Termite Prevention Checklist to Protect Your Home

Learning DIY termite prevention methods is something every homeowner needs to take seriously. Prevention is better than cure, and preventing termite infestation before it happens can help you to avoid costly damage to your house.

Below, you can find a comprehensive best practice checklist that each homeowner needs to follow to keep their home safe.

Termite Prevention Checklist

  1. Conduct Regular Inspections

Needless to say, the best way to prevent termites is to conduct regular inspections performed by pest control experts. Professional inspections will ensure that any issues are detected early, before any considerable damage that requires costly repairs has been done.

It is also important to conduct regular DIY inspections to look for termite evidence, such as “frass” or “carton” – the waste materials left behind by termites.

  1. Prevent Water and Moisture Leaks

Without a doubt, moisture and water damage is the number one reason why termites may enter your home.

Follow these termite prevention tips to make sure are able to find and correct any water damage early:

  Inspect and fix immediately any signs of dampness inside the home.

  Make sure that any shower heads, leaking taps, and toilets are fixed as soon as possible.

  Check whether air conditioning drip tubes leak against the walls of your house. If they do, direct the water away from your home or install a drain.

  Make sure that your guttering and roofing is in good shape and doesn’t cause any leaks.

  Make sure that your hot water systems aren’t leaking near the wall edge. If they do, direct the water away from the property or install a drain.

  1. Clear Any Weep Holes

Many times, termites are attracted by weep holes covered by mulch, soil, or vegetation along the outside perimeter of a house.

Seeing the bottom of each weep hole is crucial for termite prevention, as it allows you to recognize the first signs of termites, which usually look like mud trails. However, many homeowners tend to put garden beds, dirt, or grass clippings too close to the wall edge, making the home access for termites incredibly easy.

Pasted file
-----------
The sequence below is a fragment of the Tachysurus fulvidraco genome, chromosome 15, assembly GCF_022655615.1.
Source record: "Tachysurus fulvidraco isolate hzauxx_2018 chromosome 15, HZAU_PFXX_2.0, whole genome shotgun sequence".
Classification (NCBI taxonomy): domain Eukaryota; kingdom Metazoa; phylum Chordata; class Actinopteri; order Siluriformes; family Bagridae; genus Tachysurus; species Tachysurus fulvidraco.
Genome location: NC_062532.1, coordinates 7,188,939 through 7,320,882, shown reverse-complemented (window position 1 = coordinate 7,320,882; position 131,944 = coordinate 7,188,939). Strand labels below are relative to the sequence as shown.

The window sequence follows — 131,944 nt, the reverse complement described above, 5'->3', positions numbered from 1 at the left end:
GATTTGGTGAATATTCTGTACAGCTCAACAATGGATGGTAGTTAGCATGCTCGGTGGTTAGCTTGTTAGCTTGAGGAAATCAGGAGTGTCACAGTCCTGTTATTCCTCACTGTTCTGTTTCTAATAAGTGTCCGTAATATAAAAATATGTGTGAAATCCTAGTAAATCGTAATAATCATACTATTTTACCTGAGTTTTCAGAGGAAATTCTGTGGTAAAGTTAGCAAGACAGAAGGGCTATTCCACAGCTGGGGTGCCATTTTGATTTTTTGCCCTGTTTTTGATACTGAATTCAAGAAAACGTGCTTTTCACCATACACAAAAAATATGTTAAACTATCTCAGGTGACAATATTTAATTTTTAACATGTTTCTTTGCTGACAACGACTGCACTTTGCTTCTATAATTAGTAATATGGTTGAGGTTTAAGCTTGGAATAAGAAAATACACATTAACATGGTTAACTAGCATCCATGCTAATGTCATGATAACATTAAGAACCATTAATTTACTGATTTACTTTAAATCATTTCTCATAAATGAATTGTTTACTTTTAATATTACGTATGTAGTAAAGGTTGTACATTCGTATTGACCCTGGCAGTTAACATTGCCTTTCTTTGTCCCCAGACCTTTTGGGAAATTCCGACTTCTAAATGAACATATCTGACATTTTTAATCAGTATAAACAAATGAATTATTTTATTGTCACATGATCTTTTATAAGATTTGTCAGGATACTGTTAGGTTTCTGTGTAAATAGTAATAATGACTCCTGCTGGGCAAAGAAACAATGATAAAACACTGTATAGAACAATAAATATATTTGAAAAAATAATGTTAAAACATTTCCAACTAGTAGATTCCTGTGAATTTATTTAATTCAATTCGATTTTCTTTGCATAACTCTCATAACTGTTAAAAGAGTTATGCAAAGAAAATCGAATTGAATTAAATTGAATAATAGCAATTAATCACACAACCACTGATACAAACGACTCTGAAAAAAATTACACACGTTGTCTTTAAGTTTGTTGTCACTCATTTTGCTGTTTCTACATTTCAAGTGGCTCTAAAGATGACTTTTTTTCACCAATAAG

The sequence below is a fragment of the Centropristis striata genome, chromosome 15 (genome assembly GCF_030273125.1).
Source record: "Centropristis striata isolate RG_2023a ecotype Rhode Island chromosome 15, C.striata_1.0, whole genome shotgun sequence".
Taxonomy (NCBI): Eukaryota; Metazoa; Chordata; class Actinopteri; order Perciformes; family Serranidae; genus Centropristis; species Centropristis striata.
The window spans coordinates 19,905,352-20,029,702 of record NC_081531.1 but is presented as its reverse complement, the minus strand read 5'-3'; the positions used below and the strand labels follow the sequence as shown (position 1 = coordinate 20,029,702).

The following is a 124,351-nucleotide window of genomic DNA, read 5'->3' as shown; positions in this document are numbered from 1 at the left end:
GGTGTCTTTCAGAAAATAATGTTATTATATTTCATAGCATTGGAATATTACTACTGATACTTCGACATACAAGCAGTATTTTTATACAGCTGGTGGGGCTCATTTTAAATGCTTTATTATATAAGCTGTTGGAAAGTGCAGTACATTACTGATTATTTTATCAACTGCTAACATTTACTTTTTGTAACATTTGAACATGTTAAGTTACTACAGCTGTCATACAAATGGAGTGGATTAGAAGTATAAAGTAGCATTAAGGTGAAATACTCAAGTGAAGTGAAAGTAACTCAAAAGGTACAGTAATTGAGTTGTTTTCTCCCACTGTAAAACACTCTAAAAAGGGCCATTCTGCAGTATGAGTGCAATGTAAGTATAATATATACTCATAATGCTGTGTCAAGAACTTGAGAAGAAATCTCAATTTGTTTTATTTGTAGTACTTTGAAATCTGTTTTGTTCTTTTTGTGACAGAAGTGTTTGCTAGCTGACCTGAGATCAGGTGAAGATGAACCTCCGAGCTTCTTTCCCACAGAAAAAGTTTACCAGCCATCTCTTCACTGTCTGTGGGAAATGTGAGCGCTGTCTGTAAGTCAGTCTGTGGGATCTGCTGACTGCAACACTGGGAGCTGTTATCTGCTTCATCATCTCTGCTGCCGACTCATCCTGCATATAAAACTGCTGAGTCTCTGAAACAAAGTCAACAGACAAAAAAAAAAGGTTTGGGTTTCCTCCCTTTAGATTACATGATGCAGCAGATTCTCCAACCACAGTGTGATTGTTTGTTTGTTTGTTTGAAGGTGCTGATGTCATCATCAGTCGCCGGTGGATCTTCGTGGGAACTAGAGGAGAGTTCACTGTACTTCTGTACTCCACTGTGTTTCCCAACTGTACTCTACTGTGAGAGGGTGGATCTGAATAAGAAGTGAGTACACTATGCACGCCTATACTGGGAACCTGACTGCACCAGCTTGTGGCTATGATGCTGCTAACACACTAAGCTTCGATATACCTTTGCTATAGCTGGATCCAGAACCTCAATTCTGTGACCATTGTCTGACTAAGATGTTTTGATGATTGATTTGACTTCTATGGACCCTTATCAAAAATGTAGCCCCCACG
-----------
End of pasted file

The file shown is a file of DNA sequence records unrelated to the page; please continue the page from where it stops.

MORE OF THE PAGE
Don’t use a sealant to block weep holes.

  Don’t cover weep holes with mulch, soil, or garden beds.

  Plant vegetation or garden beds at least several meters from your home.

  Don’t lay concrete or pavers in a way that obstructs weep holes.

  Pay attention to where you water with a hose or sprinkler systems.

  1. Avoid Specific Types of Mulch

Most homeowners give little thought to what type of mulch they use. However, certain types of mulch or wood chips not only attract termites, but they may be full of termites already.

  Never collect mulch from unknown sources off the side of the road.

  Always purchase termite-resistant mulch types.

  When dealing with landscape suppliers, always ask what type of mulch you are getting.

  1. Avoid Timber Structures Built in Direct Contact with the Ground

The construction of pergolas, decks, or other timber structures outside of your house should always be conducted with termites in mind. It is crucial to use special metal stirrups designed specifically to ensure that timber footings don’t come into direct contact with the soil.

  Always make sure that the correct materials are used, such as metal stirrups for footings.

  Always consult a pest control company and a builder before starting any construction.

  Follow all building code regulations to make sure your home is fully protected against termites.

  1. Do Not Store Unused Firewood and Timber

Many times, termite prevention entails removing any timber or firewood stored against the sides of your home. Not only this wood comes in direct contact with the ground, but it can also cover the weep holes. As such, it is crucial to keep any stored timber and firewood away from the walls to make sure you can clearly see the termite mud tracks going into the house.

  1. Inspect Jacuzzis and Spa Baths

Many homeowners choose to install jacuzzis or spa baths either in the backyard next to the house or recess them within a wooden deck. However, doing so creates an ideal environment for termite infestation: wood, water, and soil, all in one place.

  Do not install a jacuzzi next to the house wall.

  Do not install a jacuzzi on a timber deck, unless the right precautions were taken during the construction process.

  Consult a professional pest control company before installing your jacuzzi.

Final Thoughts

Termite prevention is a difficult job in itself. However, with this comprehensive termite prevention checklist and corresponding due diligence, keeping termites out is possible.

Just remember to follow all the best construction guidelines, conduct regular inspections, and consult pest control professionals when in doubt.

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